James Drysdale, Gunner, Royal Artillery
David Drysdale was born in East Lothian, possibly on Nisbet Farm, near Pencaitland, in 1916, to David and Violet Drysdale, farm steward of 29 Letham Holdings, Haddington. The following sources from the Haddingtonshire Courier report that he and his brother joined the local Territorial Battalion of the Royal Artillery and that both were called up at the outbreak of war. On the 6th March, 1943, he was award the Military Medal for his part in resisting a German tank attack during the Tunisian campaign .
Source A. Haddingtonshire Courier, 11th June, 1943
“Pinned under gun wheel – The magnificent courage shown by individual soldiers and men of the British and Allied Forces in their victorious North African campaign is revealed in despatches from officer observers describing decorations awarded in the field. Pinned under the wheel of his six-pounder anti-tank gun after it had been blown out of its pit by a shell. Gnr James Drysdale could not be extricated until after further rounds had been fired from the gun. When eventually removed, although very dazed and cut he insisted on returning to his gun and continued firing although ordered to go to the Regimental Aid Post. Gunner Drysdale, whose home is at Letham Mains, Haddington, is awarded the Military Medal.”
Source B. Haddingtonshire Courier, 21st May 1943
“Awarded M.M. – Mr and Mrs David Drysdale, 29 Letham Holdings, Haddington, have received information from their son, Gunner James Drysdale, R.A. that he has been awarded the Military Medal for gallantry displayed in South Tunisia. It appears that a shell burst near Gunner Drysdale’s anti-tank gun. The shell knocked the gun out of position and pinned Gunner Drysdale under one of the wheels, where he had to lie for some time. On being rescued his comrades wanted him to go to the medical aid post for treatment, but this he refused to do, preferring to stick by his gun. Gnr Drysdale, who is 27 years of age, was along with his brother in the local Territorial battery of the R.A., and they were called up on the outbreak of war. Gnr Drysdale went to France in Oct. 1939 and was evacuated from Dunkirk the following year. He has been in the Middle East for over a year. Before the war he was employed at Nisbet Farm, Pencaitland, and latterly with Mr Wm Baxter, contractor, Tranent.”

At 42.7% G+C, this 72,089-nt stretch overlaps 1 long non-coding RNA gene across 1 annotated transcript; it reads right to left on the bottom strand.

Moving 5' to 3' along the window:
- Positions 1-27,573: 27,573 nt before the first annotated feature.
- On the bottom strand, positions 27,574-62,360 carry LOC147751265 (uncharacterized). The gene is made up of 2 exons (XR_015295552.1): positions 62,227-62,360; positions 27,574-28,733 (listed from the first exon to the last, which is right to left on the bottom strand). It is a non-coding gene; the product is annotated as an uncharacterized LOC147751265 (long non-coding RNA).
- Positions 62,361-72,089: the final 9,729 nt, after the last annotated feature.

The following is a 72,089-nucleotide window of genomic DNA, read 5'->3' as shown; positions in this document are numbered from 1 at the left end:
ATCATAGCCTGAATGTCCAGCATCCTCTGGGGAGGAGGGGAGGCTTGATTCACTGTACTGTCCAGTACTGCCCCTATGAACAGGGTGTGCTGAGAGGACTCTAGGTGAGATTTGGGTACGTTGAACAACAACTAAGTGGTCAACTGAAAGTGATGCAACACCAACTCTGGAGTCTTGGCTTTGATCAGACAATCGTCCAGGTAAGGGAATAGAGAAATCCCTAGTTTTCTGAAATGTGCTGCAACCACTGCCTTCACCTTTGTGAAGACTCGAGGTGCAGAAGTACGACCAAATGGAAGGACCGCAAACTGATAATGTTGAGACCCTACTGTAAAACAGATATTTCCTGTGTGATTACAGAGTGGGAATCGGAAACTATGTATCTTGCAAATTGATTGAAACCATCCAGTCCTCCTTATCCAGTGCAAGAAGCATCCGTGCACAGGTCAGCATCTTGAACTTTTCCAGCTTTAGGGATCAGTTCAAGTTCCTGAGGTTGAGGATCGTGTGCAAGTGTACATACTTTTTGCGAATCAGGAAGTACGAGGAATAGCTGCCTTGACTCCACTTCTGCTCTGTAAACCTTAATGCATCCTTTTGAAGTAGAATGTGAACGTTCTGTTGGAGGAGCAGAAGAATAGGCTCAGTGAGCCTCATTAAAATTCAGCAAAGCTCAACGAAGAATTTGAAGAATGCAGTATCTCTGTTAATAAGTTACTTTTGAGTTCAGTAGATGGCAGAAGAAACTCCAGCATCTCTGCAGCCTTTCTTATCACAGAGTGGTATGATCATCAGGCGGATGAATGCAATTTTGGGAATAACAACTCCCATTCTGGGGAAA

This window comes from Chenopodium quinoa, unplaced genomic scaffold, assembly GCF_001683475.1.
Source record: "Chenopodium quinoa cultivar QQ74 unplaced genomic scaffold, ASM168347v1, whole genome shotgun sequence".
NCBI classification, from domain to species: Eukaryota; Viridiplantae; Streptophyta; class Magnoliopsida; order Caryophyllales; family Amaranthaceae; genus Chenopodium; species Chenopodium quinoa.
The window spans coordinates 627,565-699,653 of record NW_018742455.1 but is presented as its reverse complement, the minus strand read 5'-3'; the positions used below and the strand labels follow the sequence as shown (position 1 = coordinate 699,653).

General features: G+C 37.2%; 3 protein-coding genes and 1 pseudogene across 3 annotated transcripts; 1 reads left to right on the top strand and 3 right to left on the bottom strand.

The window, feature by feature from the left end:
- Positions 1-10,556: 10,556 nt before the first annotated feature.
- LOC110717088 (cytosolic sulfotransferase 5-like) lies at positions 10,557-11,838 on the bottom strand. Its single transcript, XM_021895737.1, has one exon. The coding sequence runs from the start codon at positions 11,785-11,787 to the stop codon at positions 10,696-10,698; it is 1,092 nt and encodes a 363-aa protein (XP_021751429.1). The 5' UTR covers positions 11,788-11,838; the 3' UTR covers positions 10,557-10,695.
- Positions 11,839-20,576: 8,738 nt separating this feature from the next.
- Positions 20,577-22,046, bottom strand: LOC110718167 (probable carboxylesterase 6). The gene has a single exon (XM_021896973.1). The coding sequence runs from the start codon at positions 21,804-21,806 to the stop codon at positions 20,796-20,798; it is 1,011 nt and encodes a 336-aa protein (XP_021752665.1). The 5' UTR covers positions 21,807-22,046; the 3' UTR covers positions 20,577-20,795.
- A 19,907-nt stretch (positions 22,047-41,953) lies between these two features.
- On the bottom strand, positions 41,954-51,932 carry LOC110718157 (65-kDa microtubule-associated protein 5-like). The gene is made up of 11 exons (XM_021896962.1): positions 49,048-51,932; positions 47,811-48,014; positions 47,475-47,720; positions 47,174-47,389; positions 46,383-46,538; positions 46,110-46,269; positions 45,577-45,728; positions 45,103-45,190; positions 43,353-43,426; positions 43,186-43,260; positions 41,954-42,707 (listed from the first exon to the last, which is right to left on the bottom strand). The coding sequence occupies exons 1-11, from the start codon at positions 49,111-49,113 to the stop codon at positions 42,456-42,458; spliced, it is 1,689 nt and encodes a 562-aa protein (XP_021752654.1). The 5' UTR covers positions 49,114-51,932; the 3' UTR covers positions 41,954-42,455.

The official report (signed by General Bernard Montgomery) complements the civilian newspaper reports and details why he was awarded the medal.
Have you a photograph of David Drysdale?
Should anyone have a photograph of him I (and others) would greatly appreciate being given a copy.